Non-Personal Promotion Is Ready to Take the Spotlight

Like the substitution for the star forward, or the lead actor in a Broadway hit, non-personal promotion (NPP) is ready to take center stage in targeted physician communications. Physicians, like consumers, have an evoked set of brands to which they refer in most situations. Consumers will lean on an “evoked set” of three to four brands for dining out, buying detergents, or even selecting wine or beer for a meal. To physicians, these evoked sets (referred to as Therapeutic Armamentariums) are defined as a small set of possible treatments, typically containing all therapies that might be considered, for a specific condition.

Whether consumer or physician, how are these evoked sets managed, reinforced, and reminded? In both instances, through a portfolio of promotional activities ranging from broad-based awareness, to targeted, personalized messaging. The pharmaceutical industry has relied on the pharmaceutical sales rep (rep) to deliver and engage physicians with their message for years. Recently, we have seen a rapid decline in rep access to the physician’s office, and subsequently a decline in their ability to help Rx brands stay top of mind in the evoked set.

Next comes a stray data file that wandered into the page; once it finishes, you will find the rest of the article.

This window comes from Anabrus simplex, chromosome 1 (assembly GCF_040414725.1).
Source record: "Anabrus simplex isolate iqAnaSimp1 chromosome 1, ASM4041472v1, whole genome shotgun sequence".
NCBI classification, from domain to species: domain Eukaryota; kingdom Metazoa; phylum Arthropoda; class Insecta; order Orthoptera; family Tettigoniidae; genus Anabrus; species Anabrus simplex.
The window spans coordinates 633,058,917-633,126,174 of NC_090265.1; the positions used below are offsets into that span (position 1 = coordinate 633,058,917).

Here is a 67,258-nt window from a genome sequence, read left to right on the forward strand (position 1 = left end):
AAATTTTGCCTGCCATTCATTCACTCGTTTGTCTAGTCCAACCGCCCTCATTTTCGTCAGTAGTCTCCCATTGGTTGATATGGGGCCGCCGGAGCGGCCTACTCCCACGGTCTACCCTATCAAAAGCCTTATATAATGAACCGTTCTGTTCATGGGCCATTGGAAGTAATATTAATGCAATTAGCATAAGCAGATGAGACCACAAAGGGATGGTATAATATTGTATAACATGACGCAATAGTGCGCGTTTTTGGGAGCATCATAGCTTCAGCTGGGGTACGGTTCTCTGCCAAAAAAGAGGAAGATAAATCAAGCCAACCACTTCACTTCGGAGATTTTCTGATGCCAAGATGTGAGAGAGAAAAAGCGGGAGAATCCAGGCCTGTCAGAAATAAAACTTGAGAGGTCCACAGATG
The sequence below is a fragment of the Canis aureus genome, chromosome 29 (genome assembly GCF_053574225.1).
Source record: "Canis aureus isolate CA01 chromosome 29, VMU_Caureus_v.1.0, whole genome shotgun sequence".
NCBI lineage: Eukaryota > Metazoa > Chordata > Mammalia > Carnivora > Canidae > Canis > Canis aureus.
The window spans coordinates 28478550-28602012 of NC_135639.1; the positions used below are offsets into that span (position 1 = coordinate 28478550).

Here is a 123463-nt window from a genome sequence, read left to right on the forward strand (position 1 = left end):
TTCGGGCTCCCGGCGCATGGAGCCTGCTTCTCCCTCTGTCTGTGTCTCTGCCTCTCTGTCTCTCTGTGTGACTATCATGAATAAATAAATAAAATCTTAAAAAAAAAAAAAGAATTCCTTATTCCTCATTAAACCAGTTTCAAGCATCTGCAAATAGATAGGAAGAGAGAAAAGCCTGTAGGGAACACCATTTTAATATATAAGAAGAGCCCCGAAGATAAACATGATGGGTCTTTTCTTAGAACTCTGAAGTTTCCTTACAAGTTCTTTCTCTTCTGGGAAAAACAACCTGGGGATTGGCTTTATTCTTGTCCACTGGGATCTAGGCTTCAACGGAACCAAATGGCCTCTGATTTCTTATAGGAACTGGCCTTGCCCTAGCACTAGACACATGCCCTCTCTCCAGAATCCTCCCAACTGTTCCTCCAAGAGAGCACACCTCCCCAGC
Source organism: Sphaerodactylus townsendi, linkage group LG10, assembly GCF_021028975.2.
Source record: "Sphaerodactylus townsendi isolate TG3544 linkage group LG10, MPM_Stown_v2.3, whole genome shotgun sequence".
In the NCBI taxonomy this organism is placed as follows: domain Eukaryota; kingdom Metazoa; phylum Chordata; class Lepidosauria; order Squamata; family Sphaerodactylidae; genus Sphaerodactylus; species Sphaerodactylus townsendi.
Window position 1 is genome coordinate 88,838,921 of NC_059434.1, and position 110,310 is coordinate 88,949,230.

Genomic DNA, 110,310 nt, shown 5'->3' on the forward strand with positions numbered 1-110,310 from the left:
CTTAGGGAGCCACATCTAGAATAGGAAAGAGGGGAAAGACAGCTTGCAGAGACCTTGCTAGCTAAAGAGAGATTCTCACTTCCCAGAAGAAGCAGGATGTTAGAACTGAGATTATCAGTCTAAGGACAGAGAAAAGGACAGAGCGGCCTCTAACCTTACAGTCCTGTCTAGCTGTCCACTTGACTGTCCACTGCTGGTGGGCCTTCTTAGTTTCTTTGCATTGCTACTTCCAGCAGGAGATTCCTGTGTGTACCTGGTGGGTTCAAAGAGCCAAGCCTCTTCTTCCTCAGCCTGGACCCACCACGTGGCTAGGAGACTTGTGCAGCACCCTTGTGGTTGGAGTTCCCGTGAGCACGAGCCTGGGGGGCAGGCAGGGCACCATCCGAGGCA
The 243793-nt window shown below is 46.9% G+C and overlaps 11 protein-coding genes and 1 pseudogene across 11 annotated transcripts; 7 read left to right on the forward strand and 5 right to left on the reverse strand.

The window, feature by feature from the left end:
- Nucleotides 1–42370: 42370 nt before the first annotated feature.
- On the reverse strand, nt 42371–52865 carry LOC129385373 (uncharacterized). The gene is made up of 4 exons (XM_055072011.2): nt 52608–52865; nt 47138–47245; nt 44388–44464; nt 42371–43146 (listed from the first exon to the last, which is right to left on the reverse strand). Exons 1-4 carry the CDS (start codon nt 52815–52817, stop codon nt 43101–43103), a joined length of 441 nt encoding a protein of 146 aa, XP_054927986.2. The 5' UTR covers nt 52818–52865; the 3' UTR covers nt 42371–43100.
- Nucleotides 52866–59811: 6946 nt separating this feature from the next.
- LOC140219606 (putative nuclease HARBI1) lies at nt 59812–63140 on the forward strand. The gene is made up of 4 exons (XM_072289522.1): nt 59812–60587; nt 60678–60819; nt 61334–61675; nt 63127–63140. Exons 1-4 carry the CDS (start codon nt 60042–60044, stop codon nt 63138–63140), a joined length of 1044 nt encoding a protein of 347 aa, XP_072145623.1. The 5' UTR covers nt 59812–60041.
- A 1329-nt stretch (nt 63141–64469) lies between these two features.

A few weeks ago Fierce Pharma announced the inevitable – more than half of all physicians restrict access to reps. While it is no surprise, one would be naïve to think that those numbers are going to do anything but continue to shrink. 40%, 30%, 20%, etc. What’s a pharma marketer to do?

Well, there is a solution, there is an alternative and there is a way to get the message out there. The good news is that HCPs still want the information. Access restriction is not always their call, but it may be driven by MCOs, HCOs, therapeutics committees, state/county legislation, or some other jurisdiction. So traditional access is drying up, but demand for new insight is surging.

Hats off the pharmaceutical manufacturers who have seen the writing on the wall, and over the past five to ten years have made a conscious effort to evaluate alternative channels of communication, measure and record physician channel propensity, and develop truly integrated communication strategies that combine NPP with field force engagement. The engagement metrics, Rx lift and ROIs are impressive. HCPs are adopting new channels, and the industry is applying the tried and true principles of customer centricity, namely, listening to their customers, identifying their needs, and providing them with the right message, via the right channel at the right time. Non-personal promotion creates a very bright future for the pharmaceutical companies ready to leverage it. 

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